How to Increase Branching and Flower Bud Production of Christmas Cactus
Based on research completed at North Carolina University, here are some methods for increasing branching and flower bud production of Christmas Cactus (Schlumbergera bridgessii).
Increasing Branching (Phylloclades – a flattened stem or branch having the function of a leaf):
Configure foliar sprays were applied during spring to Christmas cacti when the plants were vegetative. The application resulted in increased branching (additional phylloclades) (photo, left).
The trial showed a single foliar application of 100 to 200 ppm Configure is ideal for increasing the number of branches on most Christmas cactus cultivars. Your initial trials should target the rate of 100 ppm and adjust the rates accordingly to your growing conditions and the cultivars grown. Overall, a Configure foliar spray to Christmas cactus is an excellent method of increasing both the number of phylloclades and flower buds being produced.
• After transplanted cuttings are established in the final pot, apply Configure to stimulate an increase of phylloclades. This will improve branching. The application must be early enough to allow phylloclades to fully mature before the start of short days.
• Initially, target a rate of 100 ppm. Lower rates of 50 ppm may be effective on some cultivars. Establishing a trial with a few plants of each cultivar to be tested and different rates is recommended to ensure success.
• Complete spray coverage is required, especially for pots containing multiple cuttings.
Increasing Flower Buds
Timing of application is critical to achieve the desired effect. Apply Configure after the start of short days to stimulate an increase of flower bud production. The floral initiation period in Christmas cactus begins under short-day conditions (around September 21 in the northern hemisphere).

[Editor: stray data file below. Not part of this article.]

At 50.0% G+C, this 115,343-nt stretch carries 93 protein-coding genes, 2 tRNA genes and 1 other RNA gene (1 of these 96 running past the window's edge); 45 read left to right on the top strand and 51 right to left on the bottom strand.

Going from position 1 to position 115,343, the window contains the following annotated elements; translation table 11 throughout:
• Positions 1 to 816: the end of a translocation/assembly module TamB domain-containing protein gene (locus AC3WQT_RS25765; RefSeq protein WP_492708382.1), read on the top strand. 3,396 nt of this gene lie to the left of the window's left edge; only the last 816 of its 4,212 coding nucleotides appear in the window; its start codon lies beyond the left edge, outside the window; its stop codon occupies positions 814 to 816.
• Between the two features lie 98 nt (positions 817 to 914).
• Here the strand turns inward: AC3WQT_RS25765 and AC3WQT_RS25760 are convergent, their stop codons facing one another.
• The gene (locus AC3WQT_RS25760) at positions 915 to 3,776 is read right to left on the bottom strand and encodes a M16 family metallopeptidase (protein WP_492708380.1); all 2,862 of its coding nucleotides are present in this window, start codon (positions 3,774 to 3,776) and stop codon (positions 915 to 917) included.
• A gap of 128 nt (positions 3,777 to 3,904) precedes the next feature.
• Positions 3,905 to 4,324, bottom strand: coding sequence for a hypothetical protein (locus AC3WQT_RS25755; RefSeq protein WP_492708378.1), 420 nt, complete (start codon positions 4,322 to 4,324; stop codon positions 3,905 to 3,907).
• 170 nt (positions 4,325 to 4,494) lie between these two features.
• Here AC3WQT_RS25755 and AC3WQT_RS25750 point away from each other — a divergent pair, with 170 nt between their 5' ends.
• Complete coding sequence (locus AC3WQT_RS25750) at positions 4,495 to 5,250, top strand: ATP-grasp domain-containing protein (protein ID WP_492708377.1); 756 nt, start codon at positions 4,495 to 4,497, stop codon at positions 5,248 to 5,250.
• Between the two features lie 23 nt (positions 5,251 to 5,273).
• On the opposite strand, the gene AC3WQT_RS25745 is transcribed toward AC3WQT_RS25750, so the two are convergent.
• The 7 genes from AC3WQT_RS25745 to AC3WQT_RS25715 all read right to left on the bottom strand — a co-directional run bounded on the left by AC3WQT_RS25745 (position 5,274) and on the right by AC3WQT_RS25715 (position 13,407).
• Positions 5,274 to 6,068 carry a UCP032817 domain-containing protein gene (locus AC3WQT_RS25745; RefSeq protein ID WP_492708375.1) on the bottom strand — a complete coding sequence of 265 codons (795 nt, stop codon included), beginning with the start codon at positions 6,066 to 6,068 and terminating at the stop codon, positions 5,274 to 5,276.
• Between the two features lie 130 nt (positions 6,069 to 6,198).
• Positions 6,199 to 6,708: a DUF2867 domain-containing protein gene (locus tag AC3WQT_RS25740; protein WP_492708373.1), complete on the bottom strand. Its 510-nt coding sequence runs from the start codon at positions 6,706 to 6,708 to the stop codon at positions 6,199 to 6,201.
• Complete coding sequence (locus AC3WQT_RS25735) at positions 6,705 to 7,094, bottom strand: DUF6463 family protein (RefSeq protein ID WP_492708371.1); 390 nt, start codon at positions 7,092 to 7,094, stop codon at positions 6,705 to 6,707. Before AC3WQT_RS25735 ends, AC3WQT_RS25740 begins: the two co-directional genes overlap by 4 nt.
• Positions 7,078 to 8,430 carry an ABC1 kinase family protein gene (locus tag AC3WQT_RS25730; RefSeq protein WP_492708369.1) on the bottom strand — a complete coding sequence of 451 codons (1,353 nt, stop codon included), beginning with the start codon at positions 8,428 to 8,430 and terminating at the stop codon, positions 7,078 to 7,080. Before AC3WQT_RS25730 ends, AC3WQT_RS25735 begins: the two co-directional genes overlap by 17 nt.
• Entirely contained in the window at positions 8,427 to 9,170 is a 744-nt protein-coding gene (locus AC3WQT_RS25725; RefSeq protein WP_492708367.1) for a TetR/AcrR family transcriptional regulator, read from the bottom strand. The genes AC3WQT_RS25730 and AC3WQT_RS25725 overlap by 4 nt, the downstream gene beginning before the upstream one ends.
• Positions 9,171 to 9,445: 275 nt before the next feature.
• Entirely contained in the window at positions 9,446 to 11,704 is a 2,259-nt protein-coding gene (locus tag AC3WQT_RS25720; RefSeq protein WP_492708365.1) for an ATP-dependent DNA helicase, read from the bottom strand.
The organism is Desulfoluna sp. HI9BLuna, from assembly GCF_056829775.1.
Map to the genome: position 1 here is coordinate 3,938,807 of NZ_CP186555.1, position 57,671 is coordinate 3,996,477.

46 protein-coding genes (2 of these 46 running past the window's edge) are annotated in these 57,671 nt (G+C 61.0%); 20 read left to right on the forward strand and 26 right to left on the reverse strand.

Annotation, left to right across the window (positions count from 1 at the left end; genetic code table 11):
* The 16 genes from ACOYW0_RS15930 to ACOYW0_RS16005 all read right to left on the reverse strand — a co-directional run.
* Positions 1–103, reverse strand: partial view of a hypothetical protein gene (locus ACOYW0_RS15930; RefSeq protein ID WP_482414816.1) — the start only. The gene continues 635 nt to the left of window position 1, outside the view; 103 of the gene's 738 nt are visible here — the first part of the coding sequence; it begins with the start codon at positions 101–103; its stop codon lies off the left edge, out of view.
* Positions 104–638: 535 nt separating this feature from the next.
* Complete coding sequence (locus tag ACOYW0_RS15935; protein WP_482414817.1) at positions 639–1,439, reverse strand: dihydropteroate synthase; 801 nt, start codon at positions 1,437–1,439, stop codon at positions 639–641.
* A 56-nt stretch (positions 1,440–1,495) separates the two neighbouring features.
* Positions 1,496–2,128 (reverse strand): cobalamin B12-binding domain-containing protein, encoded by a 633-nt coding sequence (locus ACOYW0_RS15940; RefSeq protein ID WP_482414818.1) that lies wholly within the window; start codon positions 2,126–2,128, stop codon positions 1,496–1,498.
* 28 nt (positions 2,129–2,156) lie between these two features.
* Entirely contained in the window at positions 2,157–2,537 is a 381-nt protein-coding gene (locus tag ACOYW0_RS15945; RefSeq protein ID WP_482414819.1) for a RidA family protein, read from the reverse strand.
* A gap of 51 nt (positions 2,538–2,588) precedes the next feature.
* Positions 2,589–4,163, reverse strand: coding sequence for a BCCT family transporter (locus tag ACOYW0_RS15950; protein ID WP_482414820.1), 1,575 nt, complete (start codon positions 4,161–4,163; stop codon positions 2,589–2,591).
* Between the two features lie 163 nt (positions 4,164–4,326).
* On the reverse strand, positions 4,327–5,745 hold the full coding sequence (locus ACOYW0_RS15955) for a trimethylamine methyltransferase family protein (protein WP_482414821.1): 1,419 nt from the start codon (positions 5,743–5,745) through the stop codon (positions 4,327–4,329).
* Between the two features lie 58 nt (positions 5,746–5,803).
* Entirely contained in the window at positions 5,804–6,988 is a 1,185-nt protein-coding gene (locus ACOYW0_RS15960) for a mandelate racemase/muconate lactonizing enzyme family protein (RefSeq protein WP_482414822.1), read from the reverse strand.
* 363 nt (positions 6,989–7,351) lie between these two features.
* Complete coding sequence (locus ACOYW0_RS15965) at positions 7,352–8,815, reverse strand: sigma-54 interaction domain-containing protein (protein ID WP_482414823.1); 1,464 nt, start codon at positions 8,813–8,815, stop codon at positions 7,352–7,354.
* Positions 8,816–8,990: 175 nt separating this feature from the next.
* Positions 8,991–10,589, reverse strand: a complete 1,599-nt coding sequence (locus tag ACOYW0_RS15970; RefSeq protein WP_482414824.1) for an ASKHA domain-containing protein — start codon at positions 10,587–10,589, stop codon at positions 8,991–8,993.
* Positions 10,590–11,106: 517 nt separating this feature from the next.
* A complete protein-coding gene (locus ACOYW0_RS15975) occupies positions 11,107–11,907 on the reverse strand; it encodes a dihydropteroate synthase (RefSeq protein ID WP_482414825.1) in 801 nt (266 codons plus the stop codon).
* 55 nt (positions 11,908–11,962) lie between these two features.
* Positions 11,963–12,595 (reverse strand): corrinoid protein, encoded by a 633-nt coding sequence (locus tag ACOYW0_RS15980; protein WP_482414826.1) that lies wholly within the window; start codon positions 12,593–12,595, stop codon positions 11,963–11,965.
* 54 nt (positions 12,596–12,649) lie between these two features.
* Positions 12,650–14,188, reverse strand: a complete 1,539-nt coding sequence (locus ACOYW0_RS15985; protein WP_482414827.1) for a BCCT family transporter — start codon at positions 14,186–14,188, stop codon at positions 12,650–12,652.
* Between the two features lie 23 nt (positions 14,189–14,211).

Optimally, short-day conditions are achieved with exact control of the long-day and short-day photoperiods. The time to apply Configure is one week after floral initiation begins when using black cloth.
Most growers rely on natural season daylength to induce flowering. This method requires that you observe the crop to determine when the optimal application period should be. If relying upon natural season daylength conditions, apply Configure within two days after the first flower buds are visibly emerging from the phylloclades. This occurs in early October. Gently feel the end of the phylloclades for a slight enlargement. This will let you know a flower bud will emerge soon. Based on our trials from last year at North Carolina State University, flower bud emergence occurred around Oct. 10.
A single foliar spray application of 100 ppm to 200 ppm Configure is ideal for increasing the number of flowers on most Christmas cactus cultivars. If you have never used Configure, consider starting your initial trials with the rate of 100 ppm. Growers have reported that lower rates of 50 ppm may be effective on some white cultivars. Concentrations of 400 ppm or greater can result in the production of an excessive number of small flower buds, which may not fully flower.
Be careful to apply Configure only after the plant has begun flower initiation. Applications made in late September while the plants are still vegetative will stimulate additional phylloclades instead of flower buds. This will result in plants with fewer flowers.
Complete spray coverage is required, especially for pots containing multiple cuttings. Configure is not actively transported by the phloem within the plant. Therefore, if a portion of the plant is not sprayed, Configure will not move there in the phloem to stimulate additional flower buds.
Applying Configure as a foliar spray on Christmas cactus is an excellent method of increasing both the number of phylloclades and flower buds being produced. This will lead to top-quality plants that consumers will enjoy. Consider conducting your own Configure trial on Christmas cactus to see how your flower power can be increased.
To learn more about using Configure on succulents, check out “Branching Out With Configure on Succulents.”